What is the possible out of the impossible? Would it be the iMOOC? Part 2

The iMOOCs movement – Part 2

The current xMOOCs have swung the pendulum to teaching, not research.  This has its merits and demerits.  The current suspension of an xMOOC has led to some debates as shared by George here:

The message that closing forums or shutting courses when they’ve already started is that it negates the value and role of the learner. MOOCs need learners. Even if the decision to close the forum was the instructors in the incident above, it is still a reputation concern for Coursera. Learners aren’t saying “instructor X killed the course”. They are saying “wow, this Coursera course was killed”. I’d like to know more about how course closing decisions are made and how quality is vetted early in course planning.

In this post relating to a forum on MOOCs

On what an online education world means for hiring and talent for educators:

Rafael Reif

[On the question of how to hire professors in the MOOC era] “Can you hire MIT professors who know that they need to teach 150,000 people and not 150? We have spectacular researchers who are lousy teachers. That’s sad. A teacher in the future will become more like a mentor. The model of on campus education will be more about mentorship and guidance with research as an important factor.”

To what extent is it true that there are spectacular researchers, but lousy teachers hired in institutions?   Issac Newton was the greatest scholar, but really not a great teacher (at least in his classes), as no one attended his class, as we were told.  Time has changed, and we seem to need teachers who could teach, be a mentor, and not only that, but those who would be like Steve Jobs, who could market, sell and promote their products and services to the world.  And they would be a world changer!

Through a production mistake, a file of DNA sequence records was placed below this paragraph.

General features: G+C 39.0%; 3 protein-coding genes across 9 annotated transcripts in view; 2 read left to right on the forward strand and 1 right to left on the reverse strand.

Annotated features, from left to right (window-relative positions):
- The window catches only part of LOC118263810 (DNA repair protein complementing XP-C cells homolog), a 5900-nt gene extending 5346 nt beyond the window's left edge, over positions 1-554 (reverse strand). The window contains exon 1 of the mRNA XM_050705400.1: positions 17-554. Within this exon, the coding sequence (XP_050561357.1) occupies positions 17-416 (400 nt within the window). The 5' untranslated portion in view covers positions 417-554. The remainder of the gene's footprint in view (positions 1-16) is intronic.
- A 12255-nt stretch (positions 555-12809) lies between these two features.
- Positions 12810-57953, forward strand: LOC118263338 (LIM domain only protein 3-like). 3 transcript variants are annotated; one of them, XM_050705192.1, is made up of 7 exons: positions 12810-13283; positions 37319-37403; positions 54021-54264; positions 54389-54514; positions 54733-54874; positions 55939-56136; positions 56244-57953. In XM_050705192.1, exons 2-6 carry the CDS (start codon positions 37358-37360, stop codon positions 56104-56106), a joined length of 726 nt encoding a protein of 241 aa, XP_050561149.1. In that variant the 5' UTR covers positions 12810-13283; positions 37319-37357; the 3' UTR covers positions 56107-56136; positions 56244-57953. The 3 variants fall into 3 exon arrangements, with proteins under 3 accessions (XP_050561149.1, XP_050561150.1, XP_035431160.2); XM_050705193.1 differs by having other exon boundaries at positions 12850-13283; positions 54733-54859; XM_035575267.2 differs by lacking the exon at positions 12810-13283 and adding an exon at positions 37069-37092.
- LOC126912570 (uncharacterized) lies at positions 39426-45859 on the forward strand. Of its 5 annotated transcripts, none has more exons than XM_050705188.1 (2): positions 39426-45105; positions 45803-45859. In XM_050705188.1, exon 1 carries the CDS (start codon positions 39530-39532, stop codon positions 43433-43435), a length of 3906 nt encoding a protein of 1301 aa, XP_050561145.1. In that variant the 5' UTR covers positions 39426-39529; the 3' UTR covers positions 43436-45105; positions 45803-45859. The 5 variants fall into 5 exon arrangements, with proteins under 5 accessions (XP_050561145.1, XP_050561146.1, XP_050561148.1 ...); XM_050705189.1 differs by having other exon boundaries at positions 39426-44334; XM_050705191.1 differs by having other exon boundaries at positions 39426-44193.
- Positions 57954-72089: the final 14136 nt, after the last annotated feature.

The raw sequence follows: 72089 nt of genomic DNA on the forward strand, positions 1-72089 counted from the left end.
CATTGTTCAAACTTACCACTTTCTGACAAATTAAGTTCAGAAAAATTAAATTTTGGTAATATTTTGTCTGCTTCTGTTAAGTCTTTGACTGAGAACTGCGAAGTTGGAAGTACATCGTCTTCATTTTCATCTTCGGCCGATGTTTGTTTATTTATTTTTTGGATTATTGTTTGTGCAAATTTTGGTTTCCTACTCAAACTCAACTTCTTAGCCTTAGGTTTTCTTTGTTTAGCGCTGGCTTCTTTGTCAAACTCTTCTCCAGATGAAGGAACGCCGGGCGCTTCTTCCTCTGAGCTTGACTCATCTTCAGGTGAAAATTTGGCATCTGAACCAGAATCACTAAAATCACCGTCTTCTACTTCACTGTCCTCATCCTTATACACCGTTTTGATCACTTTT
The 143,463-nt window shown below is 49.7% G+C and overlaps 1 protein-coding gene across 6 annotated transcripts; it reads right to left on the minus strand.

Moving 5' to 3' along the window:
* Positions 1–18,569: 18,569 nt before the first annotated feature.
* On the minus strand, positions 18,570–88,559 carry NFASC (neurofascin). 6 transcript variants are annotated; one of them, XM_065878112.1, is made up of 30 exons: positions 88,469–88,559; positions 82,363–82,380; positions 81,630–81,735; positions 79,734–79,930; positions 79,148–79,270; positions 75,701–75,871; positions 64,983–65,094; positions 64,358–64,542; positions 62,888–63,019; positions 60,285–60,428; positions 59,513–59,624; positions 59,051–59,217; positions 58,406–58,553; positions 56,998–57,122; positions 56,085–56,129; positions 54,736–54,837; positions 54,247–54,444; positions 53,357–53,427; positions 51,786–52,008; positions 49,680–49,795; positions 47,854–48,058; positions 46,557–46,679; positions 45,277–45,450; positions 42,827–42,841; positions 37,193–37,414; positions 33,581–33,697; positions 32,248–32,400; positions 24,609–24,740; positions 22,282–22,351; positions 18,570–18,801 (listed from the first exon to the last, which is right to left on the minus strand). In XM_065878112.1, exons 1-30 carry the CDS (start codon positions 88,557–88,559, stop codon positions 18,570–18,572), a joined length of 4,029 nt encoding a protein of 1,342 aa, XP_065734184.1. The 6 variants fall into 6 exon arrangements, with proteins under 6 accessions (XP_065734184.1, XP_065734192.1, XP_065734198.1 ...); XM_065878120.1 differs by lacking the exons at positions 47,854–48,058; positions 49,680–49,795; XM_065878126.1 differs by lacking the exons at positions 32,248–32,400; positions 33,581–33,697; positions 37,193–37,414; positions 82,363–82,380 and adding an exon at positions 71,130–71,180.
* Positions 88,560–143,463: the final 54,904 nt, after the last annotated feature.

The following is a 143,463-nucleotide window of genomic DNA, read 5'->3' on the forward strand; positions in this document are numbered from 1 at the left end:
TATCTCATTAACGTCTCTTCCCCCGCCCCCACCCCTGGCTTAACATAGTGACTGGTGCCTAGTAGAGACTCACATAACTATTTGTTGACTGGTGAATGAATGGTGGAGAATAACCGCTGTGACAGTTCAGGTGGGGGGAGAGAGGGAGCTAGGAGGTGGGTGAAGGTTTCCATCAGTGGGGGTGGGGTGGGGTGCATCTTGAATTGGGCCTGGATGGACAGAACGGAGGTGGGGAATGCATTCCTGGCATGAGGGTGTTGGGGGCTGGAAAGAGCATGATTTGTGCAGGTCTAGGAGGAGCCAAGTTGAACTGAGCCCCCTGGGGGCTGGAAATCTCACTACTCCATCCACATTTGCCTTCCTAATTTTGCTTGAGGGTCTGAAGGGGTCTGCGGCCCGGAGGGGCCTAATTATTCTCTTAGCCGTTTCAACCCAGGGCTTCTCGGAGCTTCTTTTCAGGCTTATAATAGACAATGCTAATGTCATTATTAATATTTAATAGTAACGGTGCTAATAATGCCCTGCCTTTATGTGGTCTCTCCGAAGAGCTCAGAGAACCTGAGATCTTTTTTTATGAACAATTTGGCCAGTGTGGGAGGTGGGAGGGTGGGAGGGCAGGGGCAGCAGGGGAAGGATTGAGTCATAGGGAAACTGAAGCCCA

Are most PhDs or Doctor of education trained in research, rather than mere teaching?  If research PhDs are majoring their specialization in research, rather than teaching, would it be a challenge for them to teach 150,000 people?  I reckon many research professors would prefer research, not teaching, but this time, they either have to adapt and change, or else they have to work as consultants, or join industry.

Is that a concern for those research professors?  There are also concerns about the “oversupply of PhDs and researchers/academics”, leading to disposable academics.

Besides, I think an emphasis of teaching over research could undermine the importance of research, where research could inform teaching practice and vice versa.  I don’t see much discourse on this important area, though open and digital scholarship is still focusing on research, as that is where researchers would thrive at this tough time.

The current trend of pushing those professors to be on the front line – posting short videos, selling themselves also may lead to a total misunderstanding of what great education is all about.

The emphasis of great education (and future education) to me is about personalised learning, cooperation and collaboration where one is called into, in contributing to the networks and community, and in connecting with the networks and agents (experts, business partners, customers, students etc.) so as to be well-informed and updated in information and the use and application of technology – as an affordance.

May be we are still at a transitional period in finding out what works, and what doesn’t in the midst of MOOCs, and this huge wave of technology disruption, not only due to MOOCs, but the technology, mobile and internet based learning movement – which is bigger than any of its parts.

What do you see will be the impact of MOOCs on the education business?

About these ads

2 thoughts on “What is the possible out of the impossible? Would it be the iMOOC? Part 2

  1. Pingback: What is the possible out of the impossible? Would it be the iMOOC? Part 2 | Educación a Distancia (EaD) | Scoop.it

  2. Pingback: What is the possible out of the impossible? Wou...

Leave a Reply

Fill in your details below or click an icon to log in:

WordPress.com Logo

You are commenting using your WordPress.com account. Log Out / Change )

Twitter picture

You are commenting using your Twitter account. Log Out / Change )

Facebook photo

You are commenting using your Facebook account. Log Out / Change )

Google+ photo

You are commenting using your Google+ account. Log Out / Change )

Connecting to %s